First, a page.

Still low cost?

Four months almost to the day that I lost my last job I’ll be starting a new job, so the immediate need for reducing my food costs will go away. Here’s a bit of a retrospective on the experience:

  • I set the goal of spending $150 per month but the lowest I managed was $259 and my average was $300. Given that my average monthly grocery spending in 2013 was $700 plus $100 at restaurants, this was still a significant reduction. (My only spending at restaurants was up to 3 inexpensive coffees per month, which I included in grocery spending.)
  • I didn’t bother trying to separate out the food I was buying for myself and the food that I was buying for the dogs, which inflated my food budget a bit.
  • I cooked for friends fairly regularly during my time off. (I do in general, actually.) The cost was a good trade-off for me since I’d normally do more of my socializing at restaurants, which would be much more expensive. There was also a certain amount of bartering baked goods for rides, which again is a good trade-off for me.

Things I liked:

  • Eating down my pantry. I live in such a convenient spot for groceries, there’s really no reason for me to keep as much food around the house as I’m used to. It’s much easier to have a small pantry and buy things as I need them. (Ditto personal care items and cleaners.)
  • Carrying cash to limit my tendency to buy more than I need to hit either actual minimums to use plastic or the minimums that exist in my head when the store doesn’t enforce a minimum.
  • Cooking for friends more often and eating out less often.
  • Schmaltz!
  • Beef heart. I didn’t try this until last week, but I love it and will continue to buy and cook it. (I just tried pork heart today and it’s wonderful as well.)
  • Feeding the dogs mostly homemade food. I’m not sure where I’ll end up on this because it was time consuming – for example, I might cook them a slightly more expensive mixture of meats that don’t require as much time to prepare as fish trimmings or chicken carcasses. (The dogs did occasionally get an all dog food meal. They still eat it, but unless I pour broth on it, one of my dogs is more interested in playing than in eating.)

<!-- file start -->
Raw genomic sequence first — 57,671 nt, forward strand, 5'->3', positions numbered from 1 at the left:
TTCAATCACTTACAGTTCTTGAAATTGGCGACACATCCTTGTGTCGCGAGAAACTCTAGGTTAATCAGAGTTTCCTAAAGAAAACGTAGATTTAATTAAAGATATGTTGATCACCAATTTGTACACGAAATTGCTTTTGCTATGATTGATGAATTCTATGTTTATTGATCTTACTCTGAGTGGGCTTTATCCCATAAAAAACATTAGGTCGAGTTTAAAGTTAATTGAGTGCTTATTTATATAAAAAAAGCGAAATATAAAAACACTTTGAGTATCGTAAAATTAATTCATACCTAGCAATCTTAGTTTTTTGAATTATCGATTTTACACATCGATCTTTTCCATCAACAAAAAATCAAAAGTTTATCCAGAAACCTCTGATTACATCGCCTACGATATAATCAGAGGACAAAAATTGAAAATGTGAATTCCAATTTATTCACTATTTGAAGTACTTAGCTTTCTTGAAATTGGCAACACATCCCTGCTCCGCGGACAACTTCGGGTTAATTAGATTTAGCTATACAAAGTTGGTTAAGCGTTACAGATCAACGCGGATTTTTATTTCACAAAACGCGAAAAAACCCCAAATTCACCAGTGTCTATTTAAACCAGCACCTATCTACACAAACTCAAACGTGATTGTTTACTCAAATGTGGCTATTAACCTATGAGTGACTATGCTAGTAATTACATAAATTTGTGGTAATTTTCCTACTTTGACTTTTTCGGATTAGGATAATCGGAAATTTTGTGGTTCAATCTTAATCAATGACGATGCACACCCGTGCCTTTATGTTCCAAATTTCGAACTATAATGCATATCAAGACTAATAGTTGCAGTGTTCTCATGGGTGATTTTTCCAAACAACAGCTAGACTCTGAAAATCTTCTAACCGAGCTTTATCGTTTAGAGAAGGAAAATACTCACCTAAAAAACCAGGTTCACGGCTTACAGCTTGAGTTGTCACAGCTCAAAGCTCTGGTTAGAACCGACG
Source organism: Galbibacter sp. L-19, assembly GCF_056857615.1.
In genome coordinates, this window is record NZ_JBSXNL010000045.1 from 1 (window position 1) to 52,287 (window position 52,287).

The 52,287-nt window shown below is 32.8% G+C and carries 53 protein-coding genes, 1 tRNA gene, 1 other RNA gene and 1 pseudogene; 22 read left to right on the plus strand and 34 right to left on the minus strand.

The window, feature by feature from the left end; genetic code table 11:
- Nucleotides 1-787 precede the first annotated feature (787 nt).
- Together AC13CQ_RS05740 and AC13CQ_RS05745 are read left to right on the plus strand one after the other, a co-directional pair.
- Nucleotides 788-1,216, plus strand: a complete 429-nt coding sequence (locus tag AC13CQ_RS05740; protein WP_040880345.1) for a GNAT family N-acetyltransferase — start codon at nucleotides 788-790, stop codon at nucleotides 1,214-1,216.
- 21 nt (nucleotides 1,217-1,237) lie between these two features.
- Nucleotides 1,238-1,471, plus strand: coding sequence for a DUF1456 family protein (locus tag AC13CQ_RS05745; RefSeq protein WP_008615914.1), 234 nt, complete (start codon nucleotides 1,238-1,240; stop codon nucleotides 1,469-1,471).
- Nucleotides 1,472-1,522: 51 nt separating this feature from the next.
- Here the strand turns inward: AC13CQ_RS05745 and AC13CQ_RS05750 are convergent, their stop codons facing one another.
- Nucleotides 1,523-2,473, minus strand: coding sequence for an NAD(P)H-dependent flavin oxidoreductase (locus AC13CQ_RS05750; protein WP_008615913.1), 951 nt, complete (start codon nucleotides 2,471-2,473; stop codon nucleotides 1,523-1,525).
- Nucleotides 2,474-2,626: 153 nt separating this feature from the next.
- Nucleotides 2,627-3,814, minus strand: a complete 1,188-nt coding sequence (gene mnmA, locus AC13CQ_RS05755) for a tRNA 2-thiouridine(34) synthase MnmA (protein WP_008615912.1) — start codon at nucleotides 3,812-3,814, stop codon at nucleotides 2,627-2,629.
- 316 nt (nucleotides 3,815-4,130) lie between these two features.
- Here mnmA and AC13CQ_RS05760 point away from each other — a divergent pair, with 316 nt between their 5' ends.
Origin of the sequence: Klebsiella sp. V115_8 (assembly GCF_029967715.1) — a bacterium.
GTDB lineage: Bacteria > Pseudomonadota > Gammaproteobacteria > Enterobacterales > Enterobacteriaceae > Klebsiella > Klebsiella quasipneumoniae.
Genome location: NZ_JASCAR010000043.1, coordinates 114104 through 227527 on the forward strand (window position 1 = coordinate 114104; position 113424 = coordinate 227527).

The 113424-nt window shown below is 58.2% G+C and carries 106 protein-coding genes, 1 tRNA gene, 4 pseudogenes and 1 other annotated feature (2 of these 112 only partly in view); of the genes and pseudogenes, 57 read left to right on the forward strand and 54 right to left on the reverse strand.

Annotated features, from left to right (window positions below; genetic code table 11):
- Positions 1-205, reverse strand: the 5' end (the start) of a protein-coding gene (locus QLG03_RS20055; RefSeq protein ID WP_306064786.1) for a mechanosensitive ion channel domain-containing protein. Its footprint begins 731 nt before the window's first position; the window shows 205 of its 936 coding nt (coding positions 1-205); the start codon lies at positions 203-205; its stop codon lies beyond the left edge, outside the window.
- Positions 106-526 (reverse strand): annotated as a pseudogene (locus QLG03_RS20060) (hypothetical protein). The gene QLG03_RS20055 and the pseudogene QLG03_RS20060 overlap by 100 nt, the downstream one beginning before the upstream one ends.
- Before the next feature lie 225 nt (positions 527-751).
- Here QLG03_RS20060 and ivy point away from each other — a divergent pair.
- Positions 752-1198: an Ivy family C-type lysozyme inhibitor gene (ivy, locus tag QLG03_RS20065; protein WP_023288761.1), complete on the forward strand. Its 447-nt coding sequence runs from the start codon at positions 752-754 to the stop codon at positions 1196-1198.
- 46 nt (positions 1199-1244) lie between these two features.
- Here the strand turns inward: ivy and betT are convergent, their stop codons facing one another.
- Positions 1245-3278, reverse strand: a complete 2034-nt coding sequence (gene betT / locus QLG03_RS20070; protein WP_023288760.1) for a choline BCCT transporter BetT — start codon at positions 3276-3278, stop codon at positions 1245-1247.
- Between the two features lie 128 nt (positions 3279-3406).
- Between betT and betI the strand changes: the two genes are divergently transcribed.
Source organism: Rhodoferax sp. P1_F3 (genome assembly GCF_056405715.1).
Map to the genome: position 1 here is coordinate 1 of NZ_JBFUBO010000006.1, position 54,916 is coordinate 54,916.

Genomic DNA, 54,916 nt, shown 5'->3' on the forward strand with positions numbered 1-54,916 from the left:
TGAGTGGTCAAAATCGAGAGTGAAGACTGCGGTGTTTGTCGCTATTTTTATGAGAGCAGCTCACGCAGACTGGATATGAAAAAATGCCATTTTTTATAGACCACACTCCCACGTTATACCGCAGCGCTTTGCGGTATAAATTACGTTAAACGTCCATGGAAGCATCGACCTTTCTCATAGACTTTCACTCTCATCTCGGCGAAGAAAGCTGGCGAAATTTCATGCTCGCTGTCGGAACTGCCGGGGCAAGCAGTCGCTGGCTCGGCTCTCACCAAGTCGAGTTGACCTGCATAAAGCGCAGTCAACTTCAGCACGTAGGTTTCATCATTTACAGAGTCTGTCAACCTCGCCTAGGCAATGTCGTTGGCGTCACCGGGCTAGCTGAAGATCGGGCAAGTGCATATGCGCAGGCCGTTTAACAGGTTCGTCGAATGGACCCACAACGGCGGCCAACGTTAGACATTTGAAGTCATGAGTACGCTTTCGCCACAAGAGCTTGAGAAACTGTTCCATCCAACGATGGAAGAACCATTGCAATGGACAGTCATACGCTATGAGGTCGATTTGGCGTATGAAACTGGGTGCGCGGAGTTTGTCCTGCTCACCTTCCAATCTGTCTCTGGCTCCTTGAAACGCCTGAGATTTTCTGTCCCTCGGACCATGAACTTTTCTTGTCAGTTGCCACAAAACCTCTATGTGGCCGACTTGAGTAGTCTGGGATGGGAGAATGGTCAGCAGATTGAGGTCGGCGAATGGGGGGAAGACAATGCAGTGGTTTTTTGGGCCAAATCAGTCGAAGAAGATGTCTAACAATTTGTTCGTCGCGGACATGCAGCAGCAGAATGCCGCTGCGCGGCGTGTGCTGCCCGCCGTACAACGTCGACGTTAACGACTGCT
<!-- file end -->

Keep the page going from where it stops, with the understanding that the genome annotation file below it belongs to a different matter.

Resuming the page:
• Keeping bar soap instead of liquid soap in the bathroom and kitchen for hand washing. (It’s not food, but since I often buy it at the grocery store, it was lumped in with my food budget.)
  • Using bar soap instead of body wash in the shower.
  • Reading flyers and shopping at some less expensive grocery stores. I’m not going to continue to read as many fliers as I was, but Food Basics, Bulk Barn, and FreshCo flyers all helped me to save some money, so I’ll keep an eye on them. (I prefer not to get paper flyers, so I just read them online.) Saving my bulk food purchases for when Bulk Barn has a coupon is something I’ll continue, too.
  • Splitting 3 packs of garlic with a friend to avoid having some of the garlic sprout or dry out.
  • Grinding my own almond flour.

Things I didn’t like:

  • Scented dish soap. I’ve been using Nature Clean dish soap for years but I bought some less expensive dish soap on sale to save a bit of money. (It’s very strange to me that major brands don’t make an unscented version.) I bought some Nature Clean (on sale, naturally) pretty much as soon as I got a job.
  • Limiting the heavy cream and coffee that I buy. I’ll be happy to have them back as a regular grocery item.
  • Eating only cheap cheese. (I only bought 500 g blocks of mozzarella and cheddar on sale while I wasn’t working. The No Name mozzarella and cheddar were particularly bad. After I finish the blocks I have, I’m going to pick up some parmesan and some havarti. Yum!)
  • Not having olive oil in the house. I only ran out a few weeks ago, but I chose not to replace it  at the time and I’ll be glad to have it back.
  • California and Florida strawberries. They’re just bland. (Although now it’s free berry time – there are a lot of mulberry trees in my neighborhood, and most people just let the birds eat them.) We’re going berry picking in the morning.
  • Avoiding buying avocados.

I’d intended to start making homemade mayo, but even though I use mayo regularly, I’m still nowhere near out. (See: I keep too much food in my pantry.)

I expect that my spending will end up somewhere between where it has been for the past four months and where it was before, which I’m OK with. I’m going to set $400 as a goal and see how that goes.

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